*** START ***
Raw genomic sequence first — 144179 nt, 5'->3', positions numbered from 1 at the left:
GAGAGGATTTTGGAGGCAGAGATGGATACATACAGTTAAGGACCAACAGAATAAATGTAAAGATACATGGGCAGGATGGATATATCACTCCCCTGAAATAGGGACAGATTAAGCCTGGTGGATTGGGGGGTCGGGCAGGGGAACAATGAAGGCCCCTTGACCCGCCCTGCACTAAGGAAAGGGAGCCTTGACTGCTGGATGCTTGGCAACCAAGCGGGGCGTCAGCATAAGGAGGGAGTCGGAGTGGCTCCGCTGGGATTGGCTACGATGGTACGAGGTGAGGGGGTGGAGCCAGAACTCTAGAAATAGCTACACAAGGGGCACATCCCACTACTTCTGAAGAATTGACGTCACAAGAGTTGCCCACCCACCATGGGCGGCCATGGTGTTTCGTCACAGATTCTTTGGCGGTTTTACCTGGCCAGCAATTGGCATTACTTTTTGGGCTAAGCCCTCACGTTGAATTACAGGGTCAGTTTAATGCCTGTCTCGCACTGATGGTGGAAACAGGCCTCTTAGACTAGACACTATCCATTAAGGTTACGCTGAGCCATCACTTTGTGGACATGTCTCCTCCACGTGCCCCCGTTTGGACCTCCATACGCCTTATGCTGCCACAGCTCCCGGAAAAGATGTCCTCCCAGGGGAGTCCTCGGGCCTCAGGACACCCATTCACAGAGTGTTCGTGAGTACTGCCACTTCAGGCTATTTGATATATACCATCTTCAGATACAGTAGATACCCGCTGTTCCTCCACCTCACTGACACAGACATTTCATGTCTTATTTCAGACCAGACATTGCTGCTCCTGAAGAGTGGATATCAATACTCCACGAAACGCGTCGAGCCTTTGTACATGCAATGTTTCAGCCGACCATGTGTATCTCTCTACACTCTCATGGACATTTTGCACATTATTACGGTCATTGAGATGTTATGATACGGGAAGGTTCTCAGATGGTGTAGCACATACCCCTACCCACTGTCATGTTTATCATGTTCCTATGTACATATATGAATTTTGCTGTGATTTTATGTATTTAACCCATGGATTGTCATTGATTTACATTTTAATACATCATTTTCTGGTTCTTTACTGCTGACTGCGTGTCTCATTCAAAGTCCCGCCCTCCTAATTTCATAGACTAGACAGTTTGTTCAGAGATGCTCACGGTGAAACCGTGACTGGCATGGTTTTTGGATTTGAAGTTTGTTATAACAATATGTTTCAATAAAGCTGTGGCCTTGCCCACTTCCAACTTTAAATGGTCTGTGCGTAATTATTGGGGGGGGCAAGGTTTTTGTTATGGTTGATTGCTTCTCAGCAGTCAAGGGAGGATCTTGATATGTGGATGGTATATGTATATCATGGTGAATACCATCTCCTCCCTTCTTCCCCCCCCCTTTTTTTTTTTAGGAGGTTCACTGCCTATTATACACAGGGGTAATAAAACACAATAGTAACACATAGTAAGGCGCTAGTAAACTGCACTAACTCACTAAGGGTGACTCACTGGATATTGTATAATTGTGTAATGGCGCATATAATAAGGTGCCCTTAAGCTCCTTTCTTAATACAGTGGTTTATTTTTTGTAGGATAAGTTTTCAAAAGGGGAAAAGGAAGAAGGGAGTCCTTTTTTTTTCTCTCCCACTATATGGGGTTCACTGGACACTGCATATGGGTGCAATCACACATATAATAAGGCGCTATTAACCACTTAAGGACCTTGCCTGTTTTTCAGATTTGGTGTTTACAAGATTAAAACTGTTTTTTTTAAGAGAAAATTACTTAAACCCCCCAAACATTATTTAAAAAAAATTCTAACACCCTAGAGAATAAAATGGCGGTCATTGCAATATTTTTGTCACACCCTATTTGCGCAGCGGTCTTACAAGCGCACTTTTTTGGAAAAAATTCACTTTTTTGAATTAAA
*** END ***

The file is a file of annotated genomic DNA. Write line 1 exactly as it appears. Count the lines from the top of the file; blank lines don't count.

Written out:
Raw genomic sequence first — 144179 nt, 5'->3', positions numbered from 1 at the left: